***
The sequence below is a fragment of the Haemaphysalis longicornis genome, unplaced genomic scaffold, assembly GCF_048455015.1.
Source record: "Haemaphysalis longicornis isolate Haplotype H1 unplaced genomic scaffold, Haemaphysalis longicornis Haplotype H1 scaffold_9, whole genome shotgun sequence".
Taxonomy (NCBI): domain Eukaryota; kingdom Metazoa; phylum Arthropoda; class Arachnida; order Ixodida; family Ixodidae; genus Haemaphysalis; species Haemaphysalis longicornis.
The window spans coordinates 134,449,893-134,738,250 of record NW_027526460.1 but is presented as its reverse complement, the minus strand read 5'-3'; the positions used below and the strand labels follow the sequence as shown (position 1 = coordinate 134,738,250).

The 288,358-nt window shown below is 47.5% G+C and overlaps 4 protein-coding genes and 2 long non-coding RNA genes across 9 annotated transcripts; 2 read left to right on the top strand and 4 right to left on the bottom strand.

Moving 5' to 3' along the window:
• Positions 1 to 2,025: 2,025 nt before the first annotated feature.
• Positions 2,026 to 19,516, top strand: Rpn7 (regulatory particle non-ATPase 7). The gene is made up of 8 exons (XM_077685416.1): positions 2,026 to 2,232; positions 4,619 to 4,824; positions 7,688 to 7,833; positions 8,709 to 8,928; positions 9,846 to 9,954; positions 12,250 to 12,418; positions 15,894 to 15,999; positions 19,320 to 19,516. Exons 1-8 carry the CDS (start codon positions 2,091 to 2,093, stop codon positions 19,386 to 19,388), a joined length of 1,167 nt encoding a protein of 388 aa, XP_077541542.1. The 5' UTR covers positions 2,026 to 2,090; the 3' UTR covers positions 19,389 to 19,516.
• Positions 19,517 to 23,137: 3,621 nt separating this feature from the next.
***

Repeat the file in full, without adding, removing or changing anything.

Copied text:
The sequence below is a fragment of the Haemaphysalis longicornis genome, unplaced genomic scaffold, assembly GCF_048455015.1.
Source record: "Haemaphysalis longicornis isolate Haplotype H1 unplaced genomic scaffold, Haemaphysalis longicornis Haplotype H1 scaffold_9, whole genome shotgun sequence".
Taxonomy (NCBI): domain Eukaryota; kingdom Metazoa; phylum Arthropoda; class Arachnida; order Ixodida; family Ixodidae; genus Haemaphysalis; species Haemaphysalis longicornis.
The window spans coordinates 134,449,893-134,738,250 of record NW_027526460.1 but is presented as its reverse complement, the minus strand read 5'-3'; the positions used below and the strand labels follow the sequence as shown (position 1 = coordinate 134,738,250).

The 288,358-nt window shown below is 47.5% G+C and overlaps 4 protein-coding genes and 2 long non-coding RNA genes across 9 annotated transcripts; 2 read left to right on the top strand and 4 right to left on the bottom strand.

Moving 5' to 3' along the window:
• Positions 1 to 2,025: 2,025 nt before the first annotated feature.
• Positions 2,026 to 19,516, top strand: Rpn7 (regulatory particle non-ATPase 7). The gene is made up of 8 exons (XM_077685416.1): positions 2,026 to 2,232; positions 4,619 to 4,824; positions 7,688 to 7,833; positions 8,709 to 8,928; positions 9,846 to 9,954; positions 12,250 to 12,418; positions 15,894 to 15,999; positions 19,320 to 19,516. Exons 1-8 carry the CDS (start codon positions 2,091 to 2,093, stop codon positions 19,386 to 19,388), a joined length of 1,167 nt encoding a protein of 388 aa, XP_077541542.1. The 5' UTR covers positions 2,026 to 2,090; the 3' UTR covers positions 19,389 to 19,516.
• Positions 19,517 to 23,137: 3,621 nt separating this feature from the next.